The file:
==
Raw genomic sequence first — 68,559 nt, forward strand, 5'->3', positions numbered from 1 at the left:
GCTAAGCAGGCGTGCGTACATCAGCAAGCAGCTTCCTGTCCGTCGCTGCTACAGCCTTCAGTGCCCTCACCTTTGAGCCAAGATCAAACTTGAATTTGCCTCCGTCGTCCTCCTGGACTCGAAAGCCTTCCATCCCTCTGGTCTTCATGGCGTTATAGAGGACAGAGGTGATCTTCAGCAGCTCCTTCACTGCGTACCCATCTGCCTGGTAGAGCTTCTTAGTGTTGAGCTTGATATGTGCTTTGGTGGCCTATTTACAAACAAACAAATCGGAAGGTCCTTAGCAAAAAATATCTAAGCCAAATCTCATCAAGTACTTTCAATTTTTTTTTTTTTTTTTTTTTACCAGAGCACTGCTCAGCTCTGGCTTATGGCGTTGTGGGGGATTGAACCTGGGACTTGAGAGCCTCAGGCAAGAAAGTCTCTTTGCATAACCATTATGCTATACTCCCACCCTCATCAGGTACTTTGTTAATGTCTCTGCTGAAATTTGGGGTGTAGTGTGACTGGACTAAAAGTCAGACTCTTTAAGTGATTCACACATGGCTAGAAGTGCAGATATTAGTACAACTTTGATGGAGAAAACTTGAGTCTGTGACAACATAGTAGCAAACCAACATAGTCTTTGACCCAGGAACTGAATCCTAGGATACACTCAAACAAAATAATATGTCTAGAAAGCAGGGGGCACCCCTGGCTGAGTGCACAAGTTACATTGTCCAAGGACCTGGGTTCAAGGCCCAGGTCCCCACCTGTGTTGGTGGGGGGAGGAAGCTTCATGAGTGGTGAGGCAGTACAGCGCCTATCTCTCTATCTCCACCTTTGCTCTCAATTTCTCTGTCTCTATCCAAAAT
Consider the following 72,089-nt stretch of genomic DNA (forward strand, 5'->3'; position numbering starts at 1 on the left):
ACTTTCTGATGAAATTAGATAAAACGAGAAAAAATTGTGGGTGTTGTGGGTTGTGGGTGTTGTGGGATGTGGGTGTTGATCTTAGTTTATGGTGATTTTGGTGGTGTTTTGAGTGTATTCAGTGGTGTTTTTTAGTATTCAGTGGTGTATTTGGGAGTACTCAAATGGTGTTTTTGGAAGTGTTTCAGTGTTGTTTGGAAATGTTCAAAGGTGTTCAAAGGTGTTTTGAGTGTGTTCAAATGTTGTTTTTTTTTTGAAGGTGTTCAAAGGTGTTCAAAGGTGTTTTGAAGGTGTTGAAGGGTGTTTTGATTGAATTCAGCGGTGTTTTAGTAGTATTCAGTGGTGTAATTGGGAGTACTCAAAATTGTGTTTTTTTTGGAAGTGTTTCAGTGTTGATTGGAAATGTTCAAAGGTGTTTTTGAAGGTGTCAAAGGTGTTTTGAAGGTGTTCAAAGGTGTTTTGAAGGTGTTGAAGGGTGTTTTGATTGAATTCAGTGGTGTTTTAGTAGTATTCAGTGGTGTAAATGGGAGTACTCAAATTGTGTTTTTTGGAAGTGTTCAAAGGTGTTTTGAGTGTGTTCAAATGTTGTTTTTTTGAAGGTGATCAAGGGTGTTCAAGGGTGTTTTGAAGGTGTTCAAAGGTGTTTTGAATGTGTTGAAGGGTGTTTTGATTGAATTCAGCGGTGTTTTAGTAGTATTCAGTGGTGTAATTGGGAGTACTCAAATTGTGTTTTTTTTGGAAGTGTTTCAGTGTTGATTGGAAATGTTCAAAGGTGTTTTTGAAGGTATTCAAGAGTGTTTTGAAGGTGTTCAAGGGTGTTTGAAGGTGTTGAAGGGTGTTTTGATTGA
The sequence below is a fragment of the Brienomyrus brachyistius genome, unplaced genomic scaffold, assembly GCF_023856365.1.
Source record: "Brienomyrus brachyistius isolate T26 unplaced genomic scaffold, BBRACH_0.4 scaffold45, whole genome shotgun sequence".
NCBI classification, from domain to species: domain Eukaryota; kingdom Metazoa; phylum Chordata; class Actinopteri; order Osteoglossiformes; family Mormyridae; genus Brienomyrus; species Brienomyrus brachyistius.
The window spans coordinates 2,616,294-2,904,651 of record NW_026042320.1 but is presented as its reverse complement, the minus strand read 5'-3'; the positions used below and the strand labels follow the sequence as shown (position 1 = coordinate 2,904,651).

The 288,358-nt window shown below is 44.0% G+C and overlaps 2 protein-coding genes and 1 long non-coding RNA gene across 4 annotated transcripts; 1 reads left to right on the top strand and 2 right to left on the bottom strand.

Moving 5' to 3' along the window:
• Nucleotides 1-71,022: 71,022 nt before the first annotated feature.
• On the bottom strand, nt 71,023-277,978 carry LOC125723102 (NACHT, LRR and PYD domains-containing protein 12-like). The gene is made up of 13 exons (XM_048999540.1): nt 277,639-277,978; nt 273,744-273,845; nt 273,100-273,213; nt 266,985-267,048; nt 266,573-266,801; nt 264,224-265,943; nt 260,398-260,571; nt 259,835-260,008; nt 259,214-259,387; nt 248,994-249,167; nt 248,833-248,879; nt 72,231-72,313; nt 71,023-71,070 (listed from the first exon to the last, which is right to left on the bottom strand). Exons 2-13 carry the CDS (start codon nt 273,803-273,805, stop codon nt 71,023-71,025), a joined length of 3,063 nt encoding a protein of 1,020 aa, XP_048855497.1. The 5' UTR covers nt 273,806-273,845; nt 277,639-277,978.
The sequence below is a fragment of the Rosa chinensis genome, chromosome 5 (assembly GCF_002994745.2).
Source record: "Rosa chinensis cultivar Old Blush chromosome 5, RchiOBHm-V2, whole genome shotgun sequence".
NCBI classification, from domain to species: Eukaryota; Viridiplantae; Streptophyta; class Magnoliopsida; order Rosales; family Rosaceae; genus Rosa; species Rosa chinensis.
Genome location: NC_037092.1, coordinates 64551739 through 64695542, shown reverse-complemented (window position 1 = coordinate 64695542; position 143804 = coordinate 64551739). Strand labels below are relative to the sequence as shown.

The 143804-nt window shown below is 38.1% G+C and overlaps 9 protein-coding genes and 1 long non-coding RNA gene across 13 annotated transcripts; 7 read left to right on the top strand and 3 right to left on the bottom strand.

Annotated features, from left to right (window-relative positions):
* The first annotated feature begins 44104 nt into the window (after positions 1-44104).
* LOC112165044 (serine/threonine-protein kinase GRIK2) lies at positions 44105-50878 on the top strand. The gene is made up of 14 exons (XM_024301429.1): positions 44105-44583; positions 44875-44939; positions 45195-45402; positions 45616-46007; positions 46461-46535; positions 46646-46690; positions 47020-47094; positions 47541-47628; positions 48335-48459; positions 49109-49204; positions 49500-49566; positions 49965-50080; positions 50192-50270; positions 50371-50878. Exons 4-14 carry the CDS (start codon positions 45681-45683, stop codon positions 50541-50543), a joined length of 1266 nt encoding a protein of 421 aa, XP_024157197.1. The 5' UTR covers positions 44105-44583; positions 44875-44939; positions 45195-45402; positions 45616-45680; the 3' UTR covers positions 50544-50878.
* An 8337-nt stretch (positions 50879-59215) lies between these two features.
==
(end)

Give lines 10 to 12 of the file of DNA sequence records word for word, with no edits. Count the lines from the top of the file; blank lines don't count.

Moving 5' to 3' along the window:
• Nucleotides 1-71,022: 71,022 nt before the first annotated feature.
• On the bottom strand, nt 71,023-277,978 carry LOC125723102 (NACHT, LRR and PYD domains-containing protein 12-like). The gene is made up of 13 exons (XM_048999540.1): nt 277,639-277,978; nt 273,744-273,845; nt 273,100-273,213; nt 266,985-267,048; nt 266,573-266,801; nt 264,224-265,943; nt 260,398-260,571; nt 259,835-260,008; nt 259,214-259,387; nt 248,994-249,167; nt 248,833-248,879; nt 72,231-72,313; nt 71,023-71,070 (listed from the first exon to the last, which is right to left on the bottom strand). Exons 2-13 carry the CDS (start codon nt 273,803-273,805, stop codon nt 71,023-71,025), a joined length of 3,063 nt encoding a protein of 1,020 aa, XP_048855497.1. The 5' UTR covers nt 273,806-273,845; nt 277,639-277,978.